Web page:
Thursday, July 23, 2020

Machine Head - Bloodstone & Diamonds (2014)

Bloodstone & Diamonds is not an album that abandons all the common sense, critical praise and good will that Machine Head had suddenly developed with The Blackening and Unto the Locust, but it's a solid step backwards in terms of quality, somewhat of a 'dumbing down' that shows the band for whatever reason missed what they were doing beforehand. You've still got a few outbreaks of the more agile, thrash-inspired riffing and some exciting lead sequences, but this one goes for grooves and accessibility a little more than the albums leading to it, and some of the aforementioned faster breaks aren't really interesting. I think if I were to condense it all down to about 3-4 tracks you'd have a worthwhile followup to Unto the Locust, but it's padded out with some songs that don't exactly leave any impression on me.

The catchier tracks like "Now We Do" and "Killers & Kings" are wisely staggered on the frontside of the album, the former a groover reminiscent of Through the Ashes of Empires era but with the add-on of some symphonic strings, and the latter a a thrashing 90s-style pounder with a couple frilly little riffs in there to keep it feeling busy. I also dug the melody at the beginning of "Ghosts Will Haunt My Bones", but that one kind lapses into the nu metal with rock chorus stuff that I was never a fan of in this band's hands, even if Robb's voice sounds half-decent on the more atmospheric, emo moments where he's festooned with little melodies. After that I find it hard to remember much of anything... "Sail Into the Black" is a pretty atmospheric track with some creepy little piano sounds and an epic length to it that eventually surges into giant rolling double bass grooves, but I feel like the harder hitting parts don't live up to the beginning; and "Beneath the Silt" is another track with some potential even though it's got a dirty chuggy nu groove beneath it, I kind of like the psychedelic filtering on the vocals, and again he's got some good singing parts on that and deserves a little credit.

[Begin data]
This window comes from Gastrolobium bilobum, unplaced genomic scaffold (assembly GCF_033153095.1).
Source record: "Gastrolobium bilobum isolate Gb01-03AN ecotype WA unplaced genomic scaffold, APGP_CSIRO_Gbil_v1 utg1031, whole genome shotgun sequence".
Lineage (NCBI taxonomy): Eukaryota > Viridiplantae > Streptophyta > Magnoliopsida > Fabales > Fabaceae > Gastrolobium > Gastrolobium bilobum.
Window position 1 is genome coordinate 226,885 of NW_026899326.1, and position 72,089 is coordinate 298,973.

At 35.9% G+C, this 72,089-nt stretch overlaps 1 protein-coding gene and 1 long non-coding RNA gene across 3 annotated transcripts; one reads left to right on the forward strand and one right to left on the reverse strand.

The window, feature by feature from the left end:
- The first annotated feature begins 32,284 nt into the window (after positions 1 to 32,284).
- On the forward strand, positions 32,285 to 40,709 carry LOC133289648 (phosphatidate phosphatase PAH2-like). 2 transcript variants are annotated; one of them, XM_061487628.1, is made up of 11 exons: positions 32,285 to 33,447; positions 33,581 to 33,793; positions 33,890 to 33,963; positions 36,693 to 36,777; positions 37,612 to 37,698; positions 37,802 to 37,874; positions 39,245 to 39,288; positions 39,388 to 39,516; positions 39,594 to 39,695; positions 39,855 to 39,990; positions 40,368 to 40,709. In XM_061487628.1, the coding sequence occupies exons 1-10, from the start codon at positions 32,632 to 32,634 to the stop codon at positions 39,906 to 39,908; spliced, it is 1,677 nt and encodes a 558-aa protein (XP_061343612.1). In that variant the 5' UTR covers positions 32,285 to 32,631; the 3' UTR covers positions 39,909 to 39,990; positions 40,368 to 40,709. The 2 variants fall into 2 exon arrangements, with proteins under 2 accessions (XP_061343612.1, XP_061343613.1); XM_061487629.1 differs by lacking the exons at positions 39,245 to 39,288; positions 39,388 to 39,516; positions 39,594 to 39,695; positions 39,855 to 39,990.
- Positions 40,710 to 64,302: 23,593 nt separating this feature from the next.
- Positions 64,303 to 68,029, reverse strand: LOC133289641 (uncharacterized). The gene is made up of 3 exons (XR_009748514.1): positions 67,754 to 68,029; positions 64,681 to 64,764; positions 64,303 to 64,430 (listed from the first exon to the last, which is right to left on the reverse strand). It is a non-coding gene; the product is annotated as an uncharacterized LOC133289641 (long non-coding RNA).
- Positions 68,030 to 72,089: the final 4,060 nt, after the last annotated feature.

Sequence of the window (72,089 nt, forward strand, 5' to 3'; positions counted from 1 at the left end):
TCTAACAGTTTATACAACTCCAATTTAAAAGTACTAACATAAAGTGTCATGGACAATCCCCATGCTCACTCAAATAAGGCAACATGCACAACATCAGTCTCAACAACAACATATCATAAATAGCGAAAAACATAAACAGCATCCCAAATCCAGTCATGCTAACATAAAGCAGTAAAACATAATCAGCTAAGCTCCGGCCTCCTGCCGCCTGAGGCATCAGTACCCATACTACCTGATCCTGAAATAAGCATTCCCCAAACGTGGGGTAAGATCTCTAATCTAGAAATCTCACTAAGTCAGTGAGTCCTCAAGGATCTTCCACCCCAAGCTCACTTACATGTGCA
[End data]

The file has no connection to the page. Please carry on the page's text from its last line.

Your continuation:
The instrumentation is fine, with another of the band's stronger drum showings when they hit those grooves, and a lot of subtle percussive builds during a lot of the atmospheric parts of which there are probably more here than any other Machine Head record. Bass sounds good, production on the guitars is just the perfect contrast of heaviness and melody, and while Flynn is still doing a lot of the Phil Anselmo style tough guy grunts and growls, he's clearly improved all around. I also think that lyrically this might be the peak for the group, the lines seem fairly well thought out compared to some of the garbage on the disc to follow. The last third of the album is partly a waste of time, with the soft ballad "Damage Inside", the throwaway sample track "Imaginal Cells", and the other songs back there doing a mix of the Korn-like nu metal vocals with a few thrash parts to try and smooth them out, but all told Bloodstone & Diamonds isn't a complete dropping of the ball, it's still much better than anything the band had put out prior to 2007, and if you were a fan of the two previous albums then you might have breathed a collective sigh of relief. Maybe for the last time...

Verdict: Indifference [6.5/10]

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